Falkland Islands

About

The Falkland Islands lie in the South Atlantic on the equivalent latitude to London, on their own continental micro-plate about 650 km off the coast of South America and 1600 km from Antarctica. This remote archipelago of 700 islands covers an area of 12,173 km with a human population of 2,841 (in 2012). There are two main islands, East and West Falkland. Habitat types include: shallow marine waters, subtidal aquatic beds, rocky marine shores, low cliffs, sandy and pebble shores, grasslands, coastal freshwater lagoons, sandflats, dune systems, freshwater lakes, natural river systems, mountains and peatlands with pools and marshes. The economy is based on sustainable sea-fisheries.

Several freshwater fish are found in the rivers, which are important habitat for the migratory, native zebra trout Aplochiton zebra.  

The islands support vast colonies of seabirds – most of the world population of black-browed albatrosses Thalassarche melanophrys, and the largest concentration of rockhopper penguins Eudyptes chrysocome. Other species of penguins that breed there are: gentoo penguin Pygoscelis papua, Magellanic penguin Spheniscus magellanicus, macaroni penguin Eudyptes chrysolophus and king penguin Aptenodytes patagonicus. The Striated caracara Phalcoboenus australis is a charismatic bird of prey found here and some islands off the coast of South America. Two endemic bird species the Falkland steamer duck Trachyeres brachydactyla and Cobb’s wren Troglodytes aedon cobbi. Several other birds found here are endemic subspecies, some of which are expected to be elevated to species level.

The Falklands are exceptionally rich in marine life, and provide breeding grounds for sea lions Otaria flavescens, elephant seals Mirounga leonine and fur seals Arctocephalus autralis. 22 cetacean species occur in the surrounding seas, including orcas Orcinus orca, sei whales Balaenoptera borealis and sperm whales Physeter macrocephalus.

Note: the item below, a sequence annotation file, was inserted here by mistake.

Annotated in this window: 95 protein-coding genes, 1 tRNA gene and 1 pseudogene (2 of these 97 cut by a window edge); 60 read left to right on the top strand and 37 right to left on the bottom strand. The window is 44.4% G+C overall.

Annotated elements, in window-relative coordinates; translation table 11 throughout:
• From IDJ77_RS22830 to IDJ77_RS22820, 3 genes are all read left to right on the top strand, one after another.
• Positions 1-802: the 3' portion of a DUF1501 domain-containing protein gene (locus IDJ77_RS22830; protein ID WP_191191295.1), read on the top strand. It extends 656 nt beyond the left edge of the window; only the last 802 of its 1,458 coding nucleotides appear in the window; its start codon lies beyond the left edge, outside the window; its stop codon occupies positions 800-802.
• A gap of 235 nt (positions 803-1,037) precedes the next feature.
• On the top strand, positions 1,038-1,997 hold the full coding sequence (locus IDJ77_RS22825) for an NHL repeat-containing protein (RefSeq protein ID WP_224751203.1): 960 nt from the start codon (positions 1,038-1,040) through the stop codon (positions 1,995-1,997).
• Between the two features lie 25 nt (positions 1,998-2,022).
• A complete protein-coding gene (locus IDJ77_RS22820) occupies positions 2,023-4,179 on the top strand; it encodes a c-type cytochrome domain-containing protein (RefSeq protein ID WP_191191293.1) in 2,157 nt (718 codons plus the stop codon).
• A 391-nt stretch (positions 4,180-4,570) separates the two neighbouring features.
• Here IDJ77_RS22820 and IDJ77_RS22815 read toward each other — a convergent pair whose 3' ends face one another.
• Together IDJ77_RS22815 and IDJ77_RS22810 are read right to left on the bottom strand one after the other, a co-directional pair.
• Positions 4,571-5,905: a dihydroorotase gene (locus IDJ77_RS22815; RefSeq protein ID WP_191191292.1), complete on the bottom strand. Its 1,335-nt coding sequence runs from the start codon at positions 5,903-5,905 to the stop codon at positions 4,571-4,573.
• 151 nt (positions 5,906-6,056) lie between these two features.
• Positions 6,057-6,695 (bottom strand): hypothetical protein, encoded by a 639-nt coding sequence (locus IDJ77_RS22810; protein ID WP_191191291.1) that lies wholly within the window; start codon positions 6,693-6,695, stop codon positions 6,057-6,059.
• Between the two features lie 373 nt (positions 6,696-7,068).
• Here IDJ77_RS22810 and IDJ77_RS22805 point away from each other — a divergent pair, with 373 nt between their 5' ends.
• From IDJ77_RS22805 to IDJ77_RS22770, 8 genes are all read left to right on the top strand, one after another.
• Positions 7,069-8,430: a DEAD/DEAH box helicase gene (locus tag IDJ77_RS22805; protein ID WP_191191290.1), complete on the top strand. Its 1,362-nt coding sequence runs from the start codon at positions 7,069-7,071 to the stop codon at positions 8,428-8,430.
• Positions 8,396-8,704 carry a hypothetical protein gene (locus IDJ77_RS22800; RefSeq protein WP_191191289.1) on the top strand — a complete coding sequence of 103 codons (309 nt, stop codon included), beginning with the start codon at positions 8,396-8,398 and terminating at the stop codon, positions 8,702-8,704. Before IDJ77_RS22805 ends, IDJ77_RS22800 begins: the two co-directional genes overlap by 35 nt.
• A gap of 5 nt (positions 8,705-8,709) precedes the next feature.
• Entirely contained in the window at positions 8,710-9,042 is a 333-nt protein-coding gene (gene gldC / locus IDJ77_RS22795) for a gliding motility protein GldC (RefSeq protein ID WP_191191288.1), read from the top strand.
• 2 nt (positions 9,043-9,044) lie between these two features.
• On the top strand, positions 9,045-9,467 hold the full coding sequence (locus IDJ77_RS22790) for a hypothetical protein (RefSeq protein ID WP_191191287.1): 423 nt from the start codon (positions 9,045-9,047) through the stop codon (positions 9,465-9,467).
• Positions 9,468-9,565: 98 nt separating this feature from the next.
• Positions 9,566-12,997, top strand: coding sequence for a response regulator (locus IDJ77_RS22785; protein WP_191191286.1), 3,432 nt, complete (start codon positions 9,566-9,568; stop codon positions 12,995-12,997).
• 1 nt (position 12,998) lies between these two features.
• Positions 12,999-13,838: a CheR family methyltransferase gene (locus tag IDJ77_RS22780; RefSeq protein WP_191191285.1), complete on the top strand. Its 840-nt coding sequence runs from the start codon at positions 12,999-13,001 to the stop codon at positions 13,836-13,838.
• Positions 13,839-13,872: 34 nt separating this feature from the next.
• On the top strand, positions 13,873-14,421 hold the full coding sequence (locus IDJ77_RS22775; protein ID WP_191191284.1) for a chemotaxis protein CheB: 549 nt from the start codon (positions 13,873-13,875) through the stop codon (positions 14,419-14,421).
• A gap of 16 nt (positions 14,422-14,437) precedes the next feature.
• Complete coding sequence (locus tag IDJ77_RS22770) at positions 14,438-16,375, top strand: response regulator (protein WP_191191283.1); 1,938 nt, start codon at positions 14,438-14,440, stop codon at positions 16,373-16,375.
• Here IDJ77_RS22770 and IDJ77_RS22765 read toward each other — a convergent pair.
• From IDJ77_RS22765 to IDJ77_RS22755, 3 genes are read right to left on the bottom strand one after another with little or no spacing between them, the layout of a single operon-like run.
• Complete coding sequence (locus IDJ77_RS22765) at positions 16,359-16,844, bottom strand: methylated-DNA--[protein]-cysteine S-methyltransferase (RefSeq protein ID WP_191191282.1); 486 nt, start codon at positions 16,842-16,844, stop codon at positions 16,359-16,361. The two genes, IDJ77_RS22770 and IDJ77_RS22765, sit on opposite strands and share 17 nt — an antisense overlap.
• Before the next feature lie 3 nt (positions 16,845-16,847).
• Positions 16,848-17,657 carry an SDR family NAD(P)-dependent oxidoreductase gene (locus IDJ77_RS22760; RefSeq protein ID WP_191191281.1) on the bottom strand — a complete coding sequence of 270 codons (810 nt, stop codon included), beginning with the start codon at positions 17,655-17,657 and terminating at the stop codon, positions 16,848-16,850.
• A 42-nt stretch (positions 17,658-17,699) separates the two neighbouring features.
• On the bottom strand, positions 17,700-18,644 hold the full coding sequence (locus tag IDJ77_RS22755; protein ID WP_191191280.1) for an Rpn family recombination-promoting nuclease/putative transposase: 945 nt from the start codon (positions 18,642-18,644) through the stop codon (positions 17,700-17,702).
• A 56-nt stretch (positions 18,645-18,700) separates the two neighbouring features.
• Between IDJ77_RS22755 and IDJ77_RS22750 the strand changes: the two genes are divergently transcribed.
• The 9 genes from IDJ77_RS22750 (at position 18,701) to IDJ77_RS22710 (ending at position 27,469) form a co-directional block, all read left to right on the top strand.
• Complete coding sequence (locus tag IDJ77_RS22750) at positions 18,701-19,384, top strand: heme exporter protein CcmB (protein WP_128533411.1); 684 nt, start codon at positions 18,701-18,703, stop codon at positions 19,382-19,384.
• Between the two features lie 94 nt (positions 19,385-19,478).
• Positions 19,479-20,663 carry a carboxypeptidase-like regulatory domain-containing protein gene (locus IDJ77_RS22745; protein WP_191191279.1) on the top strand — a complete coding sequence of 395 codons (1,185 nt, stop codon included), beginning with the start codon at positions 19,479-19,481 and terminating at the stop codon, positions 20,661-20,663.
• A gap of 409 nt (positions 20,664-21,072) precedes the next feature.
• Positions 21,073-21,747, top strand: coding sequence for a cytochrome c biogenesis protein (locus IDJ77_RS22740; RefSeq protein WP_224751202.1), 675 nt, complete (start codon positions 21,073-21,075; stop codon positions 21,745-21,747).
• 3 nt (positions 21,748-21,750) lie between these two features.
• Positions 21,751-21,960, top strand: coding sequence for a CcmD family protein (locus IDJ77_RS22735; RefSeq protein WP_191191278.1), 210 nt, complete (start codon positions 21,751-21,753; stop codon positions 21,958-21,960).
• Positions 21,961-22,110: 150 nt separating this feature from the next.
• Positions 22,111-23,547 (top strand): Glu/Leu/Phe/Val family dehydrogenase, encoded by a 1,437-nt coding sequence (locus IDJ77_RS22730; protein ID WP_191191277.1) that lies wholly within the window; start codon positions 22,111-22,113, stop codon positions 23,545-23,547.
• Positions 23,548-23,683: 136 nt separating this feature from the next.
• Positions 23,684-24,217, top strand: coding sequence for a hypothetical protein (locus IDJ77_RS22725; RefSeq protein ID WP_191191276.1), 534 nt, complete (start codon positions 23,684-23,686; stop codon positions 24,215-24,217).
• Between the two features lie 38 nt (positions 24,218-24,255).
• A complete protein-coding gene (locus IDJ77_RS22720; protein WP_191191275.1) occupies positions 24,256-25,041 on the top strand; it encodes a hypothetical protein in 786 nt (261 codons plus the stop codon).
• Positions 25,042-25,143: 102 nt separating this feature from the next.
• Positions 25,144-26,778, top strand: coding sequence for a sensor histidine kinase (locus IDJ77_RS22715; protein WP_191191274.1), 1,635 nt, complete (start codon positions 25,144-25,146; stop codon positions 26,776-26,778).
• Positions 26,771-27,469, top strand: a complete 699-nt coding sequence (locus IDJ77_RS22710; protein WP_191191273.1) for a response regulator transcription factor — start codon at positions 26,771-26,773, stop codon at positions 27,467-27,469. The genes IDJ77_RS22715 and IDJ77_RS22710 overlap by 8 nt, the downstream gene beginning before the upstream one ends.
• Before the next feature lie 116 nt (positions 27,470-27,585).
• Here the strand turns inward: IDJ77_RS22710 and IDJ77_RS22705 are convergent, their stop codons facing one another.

There are approximately 400 species of plants in the Falkland Islands; 177 of these are recorded as native and 14 endemic to the Islands.  There are many endemic species mosses and liverworts found here.

Over 1000 invertebrate species have been recorded. Many of these are endemic such as the Queen of the Falklands fritillary buttery Yramea cytheris. Some new species are still being described.

The economy was previously based on whaling but is now based on tourism, licensed commercial fishing as well sheep farming. Oil exploration is taking place offshore which could further expand the economy.

In 2014, a research institute was founded to establish excellence in scientific research in the Southern Oceans. This is based here.

In 1982, the islands were invaded by Argentina. At the time there was a military dictatorship ruling Argentina. They viewed the major defense cuts taking place in the UK, as an opportunity to retake the Falklands or ‘Malvainas’ to increase their popularity at home. In over 74 days of heavy combat, 255 British, 3 Falkland Islanders and over 640 Argentines lost their lives, with over 700 wounded. Thirty years after the campaign, the British Forces still have a base on the island. Land mines, buried during the conflict, are still present to today and have left some areas unavailable for habitation by islands but open to wildlife.

Read more about the wildlife, history and cultural heritage of all of the UK Overseas Territories in the 704 page Britain’s Treasure Islands book (CLICK HERE).

Watch 42 ‘mini-documentaries’ that explore the wildlife, cultures and history of all of the UK Overseas Territories (CLICK HERE). 

Map

Video

Falkland Islands – wildlife and heritage

 

Falkland Islands – Jimmy the ex-whaler

 

Read more about the wildlife, history and cultural heritage of all of the UK Overseas Territories in the 704 page Britain’s Treasure Islands book (CLICK HERE).

Watch 42 ‘mini-documentaries’ that explore the wildlife, cultures and history of all of the UK Overseas Territories (CLICK HERE).